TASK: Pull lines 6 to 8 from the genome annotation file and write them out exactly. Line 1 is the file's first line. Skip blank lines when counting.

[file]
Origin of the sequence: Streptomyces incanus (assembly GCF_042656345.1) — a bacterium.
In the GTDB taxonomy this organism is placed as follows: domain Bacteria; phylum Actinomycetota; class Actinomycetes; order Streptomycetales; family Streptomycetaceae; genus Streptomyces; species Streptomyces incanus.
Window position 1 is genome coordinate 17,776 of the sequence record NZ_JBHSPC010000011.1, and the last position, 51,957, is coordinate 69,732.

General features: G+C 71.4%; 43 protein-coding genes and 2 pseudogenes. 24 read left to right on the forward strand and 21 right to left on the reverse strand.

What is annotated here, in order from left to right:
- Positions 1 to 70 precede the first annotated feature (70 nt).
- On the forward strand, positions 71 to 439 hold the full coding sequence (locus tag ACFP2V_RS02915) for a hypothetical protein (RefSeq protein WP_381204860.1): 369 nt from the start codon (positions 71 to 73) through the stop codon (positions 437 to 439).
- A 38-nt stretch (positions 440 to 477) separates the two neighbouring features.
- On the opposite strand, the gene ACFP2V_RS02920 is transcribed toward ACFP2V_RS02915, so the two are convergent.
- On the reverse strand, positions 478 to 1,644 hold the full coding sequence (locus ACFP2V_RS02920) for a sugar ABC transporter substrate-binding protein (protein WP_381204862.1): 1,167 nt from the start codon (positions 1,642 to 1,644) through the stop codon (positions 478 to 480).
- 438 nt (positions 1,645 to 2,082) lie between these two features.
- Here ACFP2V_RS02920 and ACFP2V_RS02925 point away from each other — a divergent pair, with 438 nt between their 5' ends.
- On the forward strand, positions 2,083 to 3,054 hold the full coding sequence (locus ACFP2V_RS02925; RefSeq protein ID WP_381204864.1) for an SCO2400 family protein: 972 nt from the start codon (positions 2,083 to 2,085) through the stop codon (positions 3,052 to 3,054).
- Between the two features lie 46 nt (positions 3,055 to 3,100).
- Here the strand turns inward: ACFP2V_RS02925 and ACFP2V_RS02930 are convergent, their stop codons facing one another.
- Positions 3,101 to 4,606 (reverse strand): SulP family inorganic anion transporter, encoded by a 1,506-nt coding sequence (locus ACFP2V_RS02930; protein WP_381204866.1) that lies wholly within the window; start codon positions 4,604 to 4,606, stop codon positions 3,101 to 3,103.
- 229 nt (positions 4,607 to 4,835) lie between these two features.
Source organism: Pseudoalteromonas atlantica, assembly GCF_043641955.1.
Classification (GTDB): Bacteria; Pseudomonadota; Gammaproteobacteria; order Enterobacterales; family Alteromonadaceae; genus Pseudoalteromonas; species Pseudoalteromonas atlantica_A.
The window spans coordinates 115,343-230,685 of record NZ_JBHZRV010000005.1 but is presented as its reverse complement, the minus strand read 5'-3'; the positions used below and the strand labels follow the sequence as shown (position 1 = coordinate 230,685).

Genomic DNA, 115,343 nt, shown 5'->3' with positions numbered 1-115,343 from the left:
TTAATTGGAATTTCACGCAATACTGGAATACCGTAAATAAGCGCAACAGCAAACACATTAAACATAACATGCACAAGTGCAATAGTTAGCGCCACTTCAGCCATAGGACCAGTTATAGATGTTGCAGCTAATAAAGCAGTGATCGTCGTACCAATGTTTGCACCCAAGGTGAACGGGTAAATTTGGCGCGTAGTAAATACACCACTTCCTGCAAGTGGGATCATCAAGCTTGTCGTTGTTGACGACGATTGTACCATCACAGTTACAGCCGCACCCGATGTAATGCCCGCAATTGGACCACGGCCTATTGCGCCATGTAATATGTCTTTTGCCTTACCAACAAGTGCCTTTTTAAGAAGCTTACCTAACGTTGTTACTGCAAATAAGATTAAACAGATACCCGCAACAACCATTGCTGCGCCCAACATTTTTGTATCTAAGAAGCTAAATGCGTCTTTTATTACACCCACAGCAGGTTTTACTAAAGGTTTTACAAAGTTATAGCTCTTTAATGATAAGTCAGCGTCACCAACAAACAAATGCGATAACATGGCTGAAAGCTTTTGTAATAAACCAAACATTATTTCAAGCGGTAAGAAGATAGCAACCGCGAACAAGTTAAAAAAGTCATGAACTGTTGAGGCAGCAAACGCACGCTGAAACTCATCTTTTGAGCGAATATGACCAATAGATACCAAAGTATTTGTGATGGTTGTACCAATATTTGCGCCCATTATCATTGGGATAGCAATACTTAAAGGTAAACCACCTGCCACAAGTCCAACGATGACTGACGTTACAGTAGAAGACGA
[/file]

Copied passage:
- Positions 1 to 70 precede the first annotated feature (70 nt).
- On the forward strand, positions 71 to 439 hold the full coding sequence (locus tag ACFP2V_RS02915) for a hypothetical protein (RefSeq protein WP_381204860.1): 369 nt from the start codon (positions 71 to 73) through the stop codon (positions 437 to 439).
- A 38-nt stretch (positions 440 to 477) separates the two neighbouring features.